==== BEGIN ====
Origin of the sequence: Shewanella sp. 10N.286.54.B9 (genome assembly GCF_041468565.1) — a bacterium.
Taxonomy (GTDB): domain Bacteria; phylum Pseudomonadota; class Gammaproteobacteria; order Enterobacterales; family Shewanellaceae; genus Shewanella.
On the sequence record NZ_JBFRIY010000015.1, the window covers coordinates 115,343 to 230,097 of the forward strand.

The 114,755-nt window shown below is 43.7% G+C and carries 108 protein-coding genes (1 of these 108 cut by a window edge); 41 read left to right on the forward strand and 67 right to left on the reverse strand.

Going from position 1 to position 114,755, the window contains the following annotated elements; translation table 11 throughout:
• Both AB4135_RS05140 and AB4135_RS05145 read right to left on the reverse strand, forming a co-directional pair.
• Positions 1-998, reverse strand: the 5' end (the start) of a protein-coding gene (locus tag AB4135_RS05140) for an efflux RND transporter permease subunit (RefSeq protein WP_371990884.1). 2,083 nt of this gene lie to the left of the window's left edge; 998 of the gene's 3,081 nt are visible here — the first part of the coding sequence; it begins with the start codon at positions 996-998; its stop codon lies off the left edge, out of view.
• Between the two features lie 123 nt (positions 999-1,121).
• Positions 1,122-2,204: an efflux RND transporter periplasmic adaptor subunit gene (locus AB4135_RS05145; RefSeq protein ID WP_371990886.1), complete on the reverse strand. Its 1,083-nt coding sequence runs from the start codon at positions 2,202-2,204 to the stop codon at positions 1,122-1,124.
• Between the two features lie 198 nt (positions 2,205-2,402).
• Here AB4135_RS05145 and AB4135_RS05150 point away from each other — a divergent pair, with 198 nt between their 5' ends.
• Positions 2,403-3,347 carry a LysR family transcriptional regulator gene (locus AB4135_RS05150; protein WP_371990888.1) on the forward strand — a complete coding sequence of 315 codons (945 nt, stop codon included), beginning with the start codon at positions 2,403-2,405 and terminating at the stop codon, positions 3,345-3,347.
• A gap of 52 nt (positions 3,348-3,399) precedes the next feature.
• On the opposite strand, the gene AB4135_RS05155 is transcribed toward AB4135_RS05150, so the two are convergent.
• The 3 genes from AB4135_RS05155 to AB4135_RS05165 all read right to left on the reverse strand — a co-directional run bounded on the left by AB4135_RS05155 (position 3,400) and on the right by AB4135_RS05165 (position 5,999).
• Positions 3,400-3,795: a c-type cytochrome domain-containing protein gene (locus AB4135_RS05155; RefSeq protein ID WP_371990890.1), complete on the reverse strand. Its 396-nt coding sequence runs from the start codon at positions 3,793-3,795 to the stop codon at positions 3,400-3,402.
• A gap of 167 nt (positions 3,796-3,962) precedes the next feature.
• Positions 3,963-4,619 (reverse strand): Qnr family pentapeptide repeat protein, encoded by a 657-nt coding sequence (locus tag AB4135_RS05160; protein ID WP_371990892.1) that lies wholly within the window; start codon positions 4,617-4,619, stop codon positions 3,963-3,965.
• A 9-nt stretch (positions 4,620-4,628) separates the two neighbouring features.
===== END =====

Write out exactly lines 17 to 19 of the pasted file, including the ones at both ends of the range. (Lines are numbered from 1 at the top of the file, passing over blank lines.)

• A gap of 167 nt (positions 3,796-3,962) precedes the next feature.
• Positions 3,963-4,619 (reverse strand): Qnr family pentapeptide repeat protein, encoded by a 657-nt coding sequence (locus tag AB4135_RS05160; protein ID WP_371990892.1) that lies wholly within the window; start codon positions 4,617-4,619, stop codon positions 3,963-3,965.
• A 9-nt stretch (positions 4,620-4,628) separates the two neighbouring features.